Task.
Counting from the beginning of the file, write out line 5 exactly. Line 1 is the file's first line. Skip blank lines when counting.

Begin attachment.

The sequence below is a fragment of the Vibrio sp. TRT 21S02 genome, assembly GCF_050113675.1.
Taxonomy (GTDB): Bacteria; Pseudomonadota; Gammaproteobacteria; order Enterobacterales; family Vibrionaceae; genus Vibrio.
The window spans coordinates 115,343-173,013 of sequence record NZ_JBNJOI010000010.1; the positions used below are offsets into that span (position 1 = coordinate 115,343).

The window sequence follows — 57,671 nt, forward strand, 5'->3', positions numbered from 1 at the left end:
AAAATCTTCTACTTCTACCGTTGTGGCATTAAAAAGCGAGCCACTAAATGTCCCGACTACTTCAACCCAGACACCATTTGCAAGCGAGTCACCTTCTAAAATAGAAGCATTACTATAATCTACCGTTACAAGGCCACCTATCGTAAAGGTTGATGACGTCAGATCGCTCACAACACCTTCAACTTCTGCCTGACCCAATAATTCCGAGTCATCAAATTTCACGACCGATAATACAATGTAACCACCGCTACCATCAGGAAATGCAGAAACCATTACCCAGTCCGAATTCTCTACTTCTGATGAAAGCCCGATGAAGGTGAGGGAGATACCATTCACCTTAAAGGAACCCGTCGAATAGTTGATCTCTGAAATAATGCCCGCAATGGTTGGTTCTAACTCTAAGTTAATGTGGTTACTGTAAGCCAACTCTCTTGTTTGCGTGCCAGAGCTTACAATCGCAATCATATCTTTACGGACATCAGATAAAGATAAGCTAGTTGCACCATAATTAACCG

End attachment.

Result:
AAAATCTTCTACTTCTACCGTTGTGGCATTAAAAAGCGAGCCACTAAATGTCCCGACTACTTCAACCCAGACACCATTTGCAAGCGAGTCACCTTCTAAAATAGAAGCATTACTATAATCTACCGTTACAAGGCCACCTATCGTAAAGGTTGATGACGTCAGATCGCTCACAACACCTTCAACTTCTGCCTGACCCAATAATTCCGAGTCATCAAATTTCACGACCGATAATACAATGTAACCACCGCTACCATCAGGAAATGCAGAAACCATTACCCAGTCCGAATTCTCTACTTCTGATGAAAGCCCGATGAAGGTGAGGGAGATACCATTCACCTTAAAGGAACCCGTCGAATAGTTGATCTCTGAAATAATGCCCGCAATGGTTGGTTCTAACTCTAAGTTAATGTGGTTACTGTAAGCCAACTCTCTTGTTTGCGTGCCAGAGCTTACAATCGCAATCATATCTTTACGGACATCAGATAAAGATAAGCTAGTTGCACCATAATTAACCG